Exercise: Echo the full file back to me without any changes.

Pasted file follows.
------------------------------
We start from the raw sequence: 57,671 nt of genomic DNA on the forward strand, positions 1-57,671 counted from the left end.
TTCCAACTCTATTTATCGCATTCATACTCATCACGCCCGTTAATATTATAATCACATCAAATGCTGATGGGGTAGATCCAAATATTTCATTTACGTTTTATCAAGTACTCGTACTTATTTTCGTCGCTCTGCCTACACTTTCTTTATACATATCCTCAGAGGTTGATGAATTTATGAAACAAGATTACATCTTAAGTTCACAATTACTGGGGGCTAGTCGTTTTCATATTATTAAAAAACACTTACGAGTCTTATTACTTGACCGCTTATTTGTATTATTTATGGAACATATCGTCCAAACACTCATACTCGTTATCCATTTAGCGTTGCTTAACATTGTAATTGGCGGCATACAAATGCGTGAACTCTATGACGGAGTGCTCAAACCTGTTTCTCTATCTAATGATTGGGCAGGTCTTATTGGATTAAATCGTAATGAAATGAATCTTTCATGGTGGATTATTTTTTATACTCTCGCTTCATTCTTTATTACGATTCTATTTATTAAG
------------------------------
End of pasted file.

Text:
We start from the raw sequence: 57,671 nt of genomic DNA on the forward strand, positions 1-57,671 counted from the left end.
TTCCAACTCTATTTATCGCATTCATACTCATCACGCCCGTTAATATTATAATCACATCAAATGCTGATGGGGTAGATCCAAATATTTCATTTACGTTTTATCAAGTACTCGTACTTATTTTCGTCGCTCTGCCTACACTTTCTTTATACATATCCTCAGAGGTTGATGAATTTATGAAACAAGATTACATCTTAAGTTCACAATTACTGGGGGCTAGTCGTTTTCATATTATTAAAAAACACTTACGAGTCTTATTACTTGACCGCTTATTTGTATTATTTATGGAACATATCGTCCAAACACTCATACTCGTTATCCATTTAGCGTTGCTTAACATTGTAATTGGCGGCATACAAATGCGTGAACTCTATGACGGAGTGCTCAAACCTGTTTCTCTATCTAATGATTGGGCAGGTCTTATTGGATTAAATCGTAATGAAATGAATCTTTCATGGTGGATTATTTTTTATACTCTCGCTTCATTCTTTATTACGATTCTATTTATTAAG